April 26, 2019

Stanford researchers developing a way to predict which MS sufferers will benefit from beta-interferon treatment and which ones will not



One of the most difficult aspects of living with an autoimmune disease is figuring out what treatment option works best for a particular individual. With no cure, most people find themselves trying a variety of therapies to find one that works best. What is more is that sometimes a medication will be working well, and then it suddenly stops becoming as effective. Individuals suffering from multiple sclerosis, which is an autoimmune disease impacting millions of people around the world, also have to deal with occasional flare ups. These flare ups mean that the disorder could go into remission for a bit and then suddenly, and without warning, reappear. This makes it even more difficult to find out if a medication is actually working. In an effort to reduce these difficulties, researchers at Stanford University believe that it may be possible to predict which multiple sclerosis patients will respond favorably to a popular multiple sclerosis medication and which ones will not.

What makes this discovery even more exciting is that if a person’s blood work shows that he would not be a viable candidate for treatment with beta-interferon, then he would not have to endure the side effects of the drug, including debilitating flu-like symptoms. Living with multiple sclerosis is hard enough without having to then suffer with a medication’s complicated side effects. The Stanford research team found that a routine blood test could identify which patients would benefit from taking the beta-interferon injectible. Although this particular popular medication is helpful at reducing relapses in multiple sclerosis patients, it may produce side effects that that may dissuade a person from taking it correctly. This current study may be able to show that the drug is even more effective than previously thought if it is used with people who can actually benefit.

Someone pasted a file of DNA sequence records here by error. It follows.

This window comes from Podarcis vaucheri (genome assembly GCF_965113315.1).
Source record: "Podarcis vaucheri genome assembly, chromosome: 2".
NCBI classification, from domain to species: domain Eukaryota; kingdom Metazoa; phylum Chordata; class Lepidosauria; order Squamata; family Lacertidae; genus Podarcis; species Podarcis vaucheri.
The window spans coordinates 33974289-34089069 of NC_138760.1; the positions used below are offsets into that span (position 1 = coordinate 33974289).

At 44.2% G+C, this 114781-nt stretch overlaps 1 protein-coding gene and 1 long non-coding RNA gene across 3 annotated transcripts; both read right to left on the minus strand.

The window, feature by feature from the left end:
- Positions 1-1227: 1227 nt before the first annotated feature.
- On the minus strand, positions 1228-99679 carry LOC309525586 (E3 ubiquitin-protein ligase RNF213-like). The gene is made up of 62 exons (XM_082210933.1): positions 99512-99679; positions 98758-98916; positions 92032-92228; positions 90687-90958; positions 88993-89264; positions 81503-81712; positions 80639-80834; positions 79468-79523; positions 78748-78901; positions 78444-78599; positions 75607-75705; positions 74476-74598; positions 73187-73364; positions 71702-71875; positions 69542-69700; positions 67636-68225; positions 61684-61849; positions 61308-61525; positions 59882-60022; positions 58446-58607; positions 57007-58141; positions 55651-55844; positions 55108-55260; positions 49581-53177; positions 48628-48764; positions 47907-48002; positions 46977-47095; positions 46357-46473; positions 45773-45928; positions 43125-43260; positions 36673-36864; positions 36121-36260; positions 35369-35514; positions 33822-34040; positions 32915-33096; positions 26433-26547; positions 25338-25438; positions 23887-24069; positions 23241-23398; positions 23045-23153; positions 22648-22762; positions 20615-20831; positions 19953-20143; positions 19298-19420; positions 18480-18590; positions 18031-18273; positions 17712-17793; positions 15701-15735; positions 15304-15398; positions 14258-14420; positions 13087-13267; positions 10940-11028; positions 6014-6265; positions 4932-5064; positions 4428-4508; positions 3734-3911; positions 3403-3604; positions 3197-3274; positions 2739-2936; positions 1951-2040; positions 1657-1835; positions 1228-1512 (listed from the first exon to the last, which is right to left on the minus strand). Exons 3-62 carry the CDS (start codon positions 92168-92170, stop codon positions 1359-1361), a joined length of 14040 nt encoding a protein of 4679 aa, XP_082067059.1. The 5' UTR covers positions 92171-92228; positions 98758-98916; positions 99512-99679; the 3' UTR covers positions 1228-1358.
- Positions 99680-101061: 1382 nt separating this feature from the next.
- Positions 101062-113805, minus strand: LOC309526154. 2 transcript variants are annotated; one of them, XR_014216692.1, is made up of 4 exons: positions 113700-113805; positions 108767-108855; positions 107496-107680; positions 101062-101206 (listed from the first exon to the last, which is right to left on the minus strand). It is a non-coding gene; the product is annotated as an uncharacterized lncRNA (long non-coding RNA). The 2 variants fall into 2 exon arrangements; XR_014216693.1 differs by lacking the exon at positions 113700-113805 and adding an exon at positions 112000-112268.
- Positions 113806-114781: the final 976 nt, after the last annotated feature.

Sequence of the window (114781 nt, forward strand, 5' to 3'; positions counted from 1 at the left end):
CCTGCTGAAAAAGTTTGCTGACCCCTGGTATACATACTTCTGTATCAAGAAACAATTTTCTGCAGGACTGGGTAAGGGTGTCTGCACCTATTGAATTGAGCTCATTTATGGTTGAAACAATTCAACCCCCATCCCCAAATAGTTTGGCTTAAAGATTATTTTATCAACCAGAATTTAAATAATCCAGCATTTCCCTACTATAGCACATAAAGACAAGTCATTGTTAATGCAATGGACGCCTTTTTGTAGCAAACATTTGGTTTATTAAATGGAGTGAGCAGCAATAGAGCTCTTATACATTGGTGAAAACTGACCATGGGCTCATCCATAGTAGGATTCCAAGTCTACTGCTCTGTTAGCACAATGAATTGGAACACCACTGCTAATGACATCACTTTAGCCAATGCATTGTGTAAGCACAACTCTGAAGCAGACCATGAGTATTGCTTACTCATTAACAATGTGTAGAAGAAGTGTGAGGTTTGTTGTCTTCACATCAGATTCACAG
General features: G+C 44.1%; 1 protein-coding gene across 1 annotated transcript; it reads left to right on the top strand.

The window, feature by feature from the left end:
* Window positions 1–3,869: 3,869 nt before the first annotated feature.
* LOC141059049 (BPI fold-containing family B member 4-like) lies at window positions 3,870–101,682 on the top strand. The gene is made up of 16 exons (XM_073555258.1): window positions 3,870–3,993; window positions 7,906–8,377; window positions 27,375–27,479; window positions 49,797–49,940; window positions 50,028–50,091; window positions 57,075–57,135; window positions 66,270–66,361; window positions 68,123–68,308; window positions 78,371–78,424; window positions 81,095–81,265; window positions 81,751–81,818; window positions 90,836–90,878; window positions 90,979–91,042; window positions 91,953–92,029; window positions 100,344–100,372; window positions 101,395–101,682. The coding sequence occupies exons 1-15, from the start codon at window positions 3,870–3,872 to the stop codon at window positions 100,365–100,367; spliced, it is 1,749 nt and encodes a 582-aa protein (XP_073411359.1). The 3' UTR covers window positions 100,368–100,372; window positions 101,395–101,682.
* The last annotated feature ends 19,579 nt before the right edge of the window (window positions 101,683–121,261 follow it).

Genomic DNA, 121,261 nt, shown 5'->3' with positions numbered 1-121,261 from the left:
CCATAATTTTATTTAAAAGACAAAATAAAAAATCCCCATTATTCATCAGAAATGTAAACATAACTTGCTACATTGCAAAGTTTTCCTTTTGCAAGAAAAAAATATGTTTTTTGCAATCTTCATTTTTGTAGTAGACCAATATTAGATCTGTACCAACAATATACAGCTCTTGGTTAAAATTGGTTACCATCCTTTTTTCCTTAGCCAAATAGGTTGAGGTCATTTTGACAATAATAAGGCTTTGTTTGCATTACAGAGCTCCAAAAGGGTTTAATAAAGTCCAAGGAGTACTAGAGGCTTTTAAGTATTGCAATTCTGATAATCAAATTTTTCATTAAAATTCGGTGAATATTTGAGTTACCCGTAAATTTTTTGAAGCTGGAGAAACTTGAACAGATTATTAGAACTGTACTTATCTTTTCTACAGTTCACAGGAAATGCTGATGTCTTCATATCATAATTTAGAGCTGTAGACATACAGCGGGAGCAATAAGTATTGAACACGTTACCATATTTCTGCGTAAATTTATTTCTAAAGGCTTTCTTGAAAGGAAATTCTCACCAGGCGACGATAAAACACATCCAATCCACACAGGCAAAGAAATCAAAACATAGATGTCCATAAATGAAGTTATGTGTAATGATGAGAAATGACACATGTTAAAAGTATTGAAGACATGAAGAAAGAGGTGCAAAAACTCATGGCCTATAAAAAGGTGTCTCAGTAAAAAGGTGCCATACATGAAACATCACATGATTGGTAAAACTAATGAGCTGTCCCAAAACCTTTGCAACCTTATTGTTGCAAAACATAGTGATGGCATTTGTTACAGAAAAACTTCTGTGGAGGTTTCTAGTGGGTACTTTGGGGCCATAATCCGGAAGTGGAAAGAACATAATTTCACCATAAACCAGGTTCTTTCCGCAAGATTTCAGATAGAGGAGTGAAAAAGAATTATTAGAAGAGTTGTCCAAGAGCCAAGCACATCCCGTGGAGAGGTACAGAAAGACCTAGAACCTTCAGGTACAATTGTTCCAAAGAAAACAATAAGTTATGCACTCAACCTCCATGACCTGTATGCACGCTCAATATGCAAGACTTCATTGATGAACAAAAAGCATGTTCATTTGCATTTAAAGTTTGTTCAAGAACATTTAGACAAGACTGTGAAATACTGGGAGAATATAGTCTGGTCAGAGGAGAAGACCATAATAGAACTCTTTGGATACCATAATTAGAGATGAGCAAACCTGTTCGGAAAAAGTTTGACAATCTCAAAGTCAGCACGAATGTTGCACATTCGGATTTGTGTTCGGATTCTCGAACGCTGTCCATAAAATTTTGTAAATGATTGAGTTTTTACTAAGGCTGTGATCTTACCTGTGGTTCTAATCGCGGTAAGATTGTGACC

The researchers are currently applying for a patent for a blood test that would verify which patients would benefit from beta-interferon medication and which ones would not. It is important to note, however, that despite this exciting research, there is still no cure for multiple sclerosis. This means that even if you were identified as a responder, you could still experience a relapse of the disease and could still be considered disabled for purposes of working. The medication may improve your quality of life for awhile, but unfortunately, the disease never completely disappears. If you currently take a beta-interferon for your multiple sclerosis symptoms and it does not appear to be working, discuss other options with your doctor and also ask about this revolutionary blood testing to determine whether you are a responder or not.

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Jonathan Ginsberg represents disabled men and women in SSDI and SSI claims filed with the Social Security Administration.

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